DPS921/Web Worker API

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Revision as of 02:16, 5 December 2020 by Vitokhangnguyen (talk | contribs) (Web Workers API)
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Project Summary

Team Members

  1. Khang Nguyen
  2. Anton Biriukov
  3. Akshatkumar Patel

Brief Description

JavaScript is a powerful programming language of the web but it is single-threaded by nature. The Web Workers API, introduced in HTML5 and supported by modern browsers, remedies that by enabling web applications to execute computationally expensive JavaScript code in a background thread separated from the main interface thread. Besides that, a background thread can be shared between other threads in the same web application and, therefore, facilitates lightweight communication between multiple windows of that application. Overall, the project's objectives are to explore the Web Worker API and how to utilize it in improving the overall performance and user experience of web applications.


Parallel computing has certainly become a very wide-spread and rapidly-developing area in programming. It comes from the fact that a number of resources grouped together can solve problems faster. We are all well-aware of multi-core and multithreaded CPUs and GPUs that provide technical compatibility to support parallel computing. There are a number of parallel computing libraries, such as OpenMP, MPI, TBB, that we have looked into in our course. However, we have not discussed any front-end web development APIs allowing for multithreading.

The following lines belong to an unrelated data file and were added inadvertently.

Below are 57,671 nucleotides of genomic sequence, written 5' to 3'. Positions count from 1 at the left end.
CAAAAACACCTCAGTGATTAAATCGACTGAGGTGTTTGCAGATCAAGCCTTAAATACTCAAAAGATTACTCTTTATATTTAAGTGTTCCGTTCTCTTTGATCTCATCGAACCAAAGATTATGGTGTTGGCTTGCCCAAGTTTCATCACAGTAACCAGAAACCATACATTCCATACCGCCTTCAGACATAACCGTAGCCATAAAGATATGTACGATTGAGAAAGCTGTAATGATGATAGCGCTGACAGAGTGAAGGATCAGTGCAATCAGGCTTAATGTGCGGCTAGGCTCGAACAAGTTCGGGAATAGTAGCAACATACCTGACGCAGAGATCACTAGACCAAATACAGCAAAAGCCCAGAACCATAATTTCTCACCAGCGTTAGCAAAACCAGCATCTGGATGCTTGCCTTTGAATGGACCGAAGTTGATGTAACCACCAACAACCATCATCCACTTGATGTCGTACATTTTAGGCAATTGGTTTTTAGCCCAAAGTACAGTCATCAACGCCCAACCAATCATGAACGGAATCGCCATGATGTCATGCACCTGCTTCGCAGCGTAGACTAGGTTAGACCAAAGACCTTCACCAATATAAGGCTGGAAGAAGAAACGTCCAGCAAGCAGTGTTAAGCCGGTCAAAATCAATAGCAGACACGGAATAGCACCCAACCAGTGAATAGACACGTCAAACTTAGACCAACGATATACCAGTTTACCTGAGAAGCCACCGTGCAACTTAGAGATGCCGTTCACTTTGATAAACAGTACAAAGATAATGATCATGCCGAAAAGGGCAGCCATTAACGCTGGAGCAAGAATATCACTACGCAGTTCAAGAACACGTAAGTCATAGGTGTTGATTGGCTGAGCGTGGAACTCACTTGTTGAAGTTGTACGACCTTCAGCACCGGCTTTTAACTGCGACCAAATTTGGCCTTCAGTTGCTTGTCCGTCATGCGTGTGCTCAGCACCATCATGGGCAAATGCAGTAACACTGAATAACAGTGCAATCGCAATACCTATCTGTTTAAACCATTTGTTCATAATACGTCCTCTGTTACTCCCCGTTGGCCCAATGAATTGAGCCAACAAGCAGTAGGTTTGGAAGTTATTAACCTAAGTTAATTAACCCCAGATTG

Modern web applications feature a wide range of computationally expensive tasks, such as data fetching, advertisement, image processing, and others. Until recently, parallel computation has been mostly applied on the backend part of web applications and not so much on the front-end. However, to keep up with the increased backend parallelism frontend also needs to utilize this technique. As stated previously, in our research project we will investigate how the use of Web Workers API might help us achieve this goal.